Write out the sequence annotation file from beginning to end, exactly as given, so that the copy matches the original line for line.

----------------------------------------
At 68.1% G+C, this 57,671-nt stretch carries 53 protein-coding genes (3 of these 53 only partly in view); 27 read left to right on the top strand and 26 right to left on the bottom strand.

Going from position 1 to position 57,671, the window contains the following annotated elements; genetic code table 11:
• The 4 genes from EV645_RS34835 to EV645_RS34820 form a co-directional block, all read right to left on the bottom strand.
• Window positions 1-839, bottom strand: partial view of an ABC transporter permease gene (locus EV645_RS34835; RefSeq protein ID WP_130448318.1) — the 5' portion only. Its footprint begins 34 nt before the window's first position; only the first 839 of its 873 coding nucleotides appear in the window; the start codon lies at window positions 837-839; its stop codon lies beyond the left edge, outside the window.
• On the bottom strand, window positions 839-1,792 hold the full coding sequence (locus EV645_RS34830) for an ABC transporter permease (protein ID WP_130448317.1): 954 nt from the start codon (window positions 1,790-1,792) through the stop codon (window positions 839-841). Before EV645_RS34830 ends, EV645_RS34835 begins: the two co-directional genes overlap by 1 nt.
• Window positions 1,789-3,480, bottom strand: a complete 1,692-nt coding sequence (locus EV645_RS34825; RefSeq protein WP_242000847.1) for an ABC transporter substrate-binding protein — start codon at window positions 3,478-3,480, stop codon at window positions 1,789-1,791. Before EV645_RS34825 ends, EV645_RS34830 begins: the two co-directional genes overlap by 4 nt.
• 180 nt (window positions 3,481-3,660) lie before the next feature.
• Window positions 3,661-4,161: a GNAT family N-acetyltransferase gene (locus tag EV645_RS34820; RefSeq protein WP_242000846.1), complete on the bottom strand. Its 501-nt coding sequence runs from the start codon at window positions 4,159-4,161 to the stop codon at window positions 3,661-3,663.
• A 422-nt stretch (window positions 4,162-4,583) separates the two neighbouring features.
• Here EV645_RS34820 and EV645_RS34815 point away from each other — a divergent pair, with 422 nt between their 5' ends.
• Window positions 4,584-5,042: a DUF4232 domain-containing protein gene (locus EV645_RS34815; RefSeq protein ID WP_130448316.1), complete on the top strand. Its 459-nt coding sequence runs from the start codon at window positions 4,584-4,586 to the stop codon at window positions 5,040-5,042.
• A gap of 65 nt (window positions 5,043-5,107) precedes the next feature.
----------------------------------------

At 68.1% G+C, this 57,671-nt stretch carries 53 protein-coding genes (3 of these 53 only partly in view); 27 read left to right on the top strand and 26 right to left on the bottom strand.

Going from position 1 to position 57,671, the window contains the following annotated elements; genetic code table 11:
• The 4 genes from EV645_RS34835 to EV645_RS34820 form a co-directional block, all read right to left on the bottom strand.
• Window positions 1-839, bottom strand: partial view of an ABC transporter permease gene (locus EV645_RS34835; RefSeq protein ID WP_130448318.1) — the 5' portion only. Its footprint begins 34 nt before the window's first position; only the first 839 of its 873 coding nucleotides appear in the window; the start codon lies at window positions 837-839; its stop codon lies beyond the left edge, outside the window.
• On the bottom strand, window positions 839-1,792 hold the full coding sequence (locus EV645_RS34830) for an ABC transporter permease (protein ID WP_130448317.1): 954 nt from the start codon (window positions 1,790-1,792) through the stop codon (window positions 839-841). Before EV645_RS34830 ends, EV645_RS34835 begins: the two co-directional genes overlap by 1 nt.
• Window positions 1,789-3,480, bottom strand: a complete 1,692-nt coding sequence (locus EV645_RS34825; RefSeq protein WP_242000847.1) for an ABC transporter substrate-binding protein — start codon at window positions 3,478-3,480, stop codon at window positions 1,789-1,791. Before EV645_RS34825 ends, EV645_RS34830 begins: the two co-directional genes overlap by 4 nt.
• 180 nt (window positions 3,481-3,660) lie before the next feature.
• Window positions 3,661-4,161: a GNAT family N-acetyltransferase gene (locus tag EV645_RS34820; RefSeq protein WP_242000846.1), complete on the bottom strand. Its 501-nt coding sequence runs from the start codon at window positions 4,159-4,161 to the stop codon at window positions 3,661-3,663.
• A 422-nt stretch (window positions 4,162-4,583) separates the two neighbouring features.
• Here EV645_RS34820 and EV645_RS34815 point away from each other — a divergent pair, with 422 nt between their 5' ends.
• Window positions 4,584-5,042: a DUF4232 domain-containing protein gene (locus EV645_RS34815; RefSeq protein ID WP_130448316.1), complete on the top strand. Its 459-nt coding sequence runs from the start codon at window positions 4,584-4,586 to the stop codon at window positions 5,040-5,042.
• A gap of 65 nt (window positions 5,043-5,107) precedes the next feature.